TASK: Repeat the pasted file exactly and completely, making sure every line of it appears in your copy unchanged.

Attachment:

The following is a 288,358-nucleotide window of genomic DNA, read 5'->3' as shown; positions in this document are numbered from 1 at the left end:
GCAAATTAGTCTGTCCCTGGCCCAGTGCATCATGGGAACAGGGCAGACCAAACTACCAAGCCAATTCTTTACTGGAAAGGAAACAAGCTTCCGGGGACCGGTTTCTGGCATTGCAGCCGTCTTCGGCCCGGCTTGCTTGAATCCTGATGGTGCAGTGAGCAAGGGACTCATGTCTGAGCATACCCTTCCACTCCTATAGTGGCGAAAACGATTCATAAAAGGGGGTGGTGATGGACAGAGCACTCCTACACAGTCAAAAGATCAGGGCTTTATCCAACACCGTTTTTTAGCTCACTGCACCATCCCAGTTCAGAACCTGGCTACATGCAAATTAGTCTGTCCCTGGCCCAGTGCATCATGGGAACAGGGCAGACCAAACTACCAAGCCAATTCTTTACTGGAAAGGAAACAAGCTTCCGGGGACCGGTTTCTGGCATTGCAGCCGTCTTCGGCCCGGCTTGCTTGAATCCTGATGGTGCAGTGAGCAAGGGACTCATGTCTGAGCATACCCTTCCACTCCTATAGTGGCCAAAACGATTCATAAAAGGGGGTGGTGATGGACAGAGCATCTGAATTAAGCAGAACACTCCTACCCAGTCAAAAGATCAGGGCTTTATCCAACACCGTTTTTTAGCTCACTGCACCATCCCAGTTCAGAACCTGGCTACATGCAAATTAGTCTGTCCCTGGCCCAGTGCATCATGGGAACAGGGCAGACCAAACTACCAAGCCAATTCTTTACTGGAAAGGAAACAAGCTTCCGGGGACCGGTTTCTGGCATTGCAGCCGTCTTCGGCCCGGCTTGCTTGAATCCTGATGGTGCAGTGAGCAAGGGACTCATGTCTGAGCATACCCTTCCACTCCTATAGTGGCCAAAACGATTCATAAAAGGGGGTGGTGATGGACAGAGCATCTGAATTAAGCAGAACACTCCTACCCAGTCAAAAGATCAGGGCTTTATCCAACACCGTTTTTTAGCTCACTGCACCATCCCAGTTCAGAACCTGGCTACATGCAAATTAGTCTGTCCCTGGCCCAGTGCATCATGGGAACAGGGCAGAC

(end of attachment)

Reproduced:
The following is a 288,358-nucleotide window of genomic DNA, read 5'->3' as shown; positions in this document are numbered from 1 at the left end:
GCAAATTAGTCTGTCCCTGGCCCAGTGCATCATGGGAACAGGGCAGACCAAACTACCAAGCCAATTCTTTACTGGAAAGGAAACAAGCTTCCGGGGACCGGTTTCTGGCATTGCAGCCGTCTTCGGCCCGGCTTGCTTGAATCCTGATGGTGCAGTGAGCAAGGGACTCATGTCTGAGCATACCCTTCCACTCCTATAGTGGCGAAAACGATTCATAAAAGGGGGTGGTGATGGACAGAGCACTCCTACACAGTCAAAAGATCAGGGCTTTATCCAACACCGTTTTTTAGCTCACTGCACCATCCCAGTTCAGAACCTGGCTACATGCAAATTAGTCTGTCCCTGGCCCAGTGCATCATGGGAACAGGGCAGACCAAACTACCAAGCCAATTCTTTACTGGAAAGGAAACAAGCTTCCGGGGACCGGTTTCTGGCATTGCAGCCGTCTTCGGCCCGGCTTGCTTGAATCCTGATGGTGCAGTGAGCAAGGGACTCATGTCTGAGCATACCCTTCCACTCCTATAGTGGCCAAAACGATTCATAAAAGGGGGTGGTGATGGACAGAGCATCTGAATTAAGCAGAACACTCCTACCCAGTCAAAAGATCAGGGCTTTATCCAACACCGTTTTTTAGCTCACTGCACCATCCCAGTTCAGAACCTGGCTACATGCAAATTAGTCTGTCCCTGGCCCAGTGCATCATGGGAACAGGGCAGACCAAACTACCAAGCCAATTCTTTACTGGAAAGGAAACAAGCTTCCGGGGACCGGTTTCTGGCATTGCAGCCGTCTTCGGCCCGGCTTGCTTGAATCCTGATGGTGCAGTGAGCAAGGGACTCATGTCTGAGCATACCCTTCCACTCCTATAGTGGCCAAAACGATTCATAAAAGGGGGTGGTGATGGACAGAGCATCTGAATTAAGCAGAACACTCCTACCCAGTCAAAAGATCAGGGCTTTATCCAACACCGTTTTTTAGCTCACTGCACCATCCCAGTTCAGAACCTGGCTACATGCAAATTAGTCTGTCCCTGGCCCAGTGCATCATGGGAACAGGGCAGAC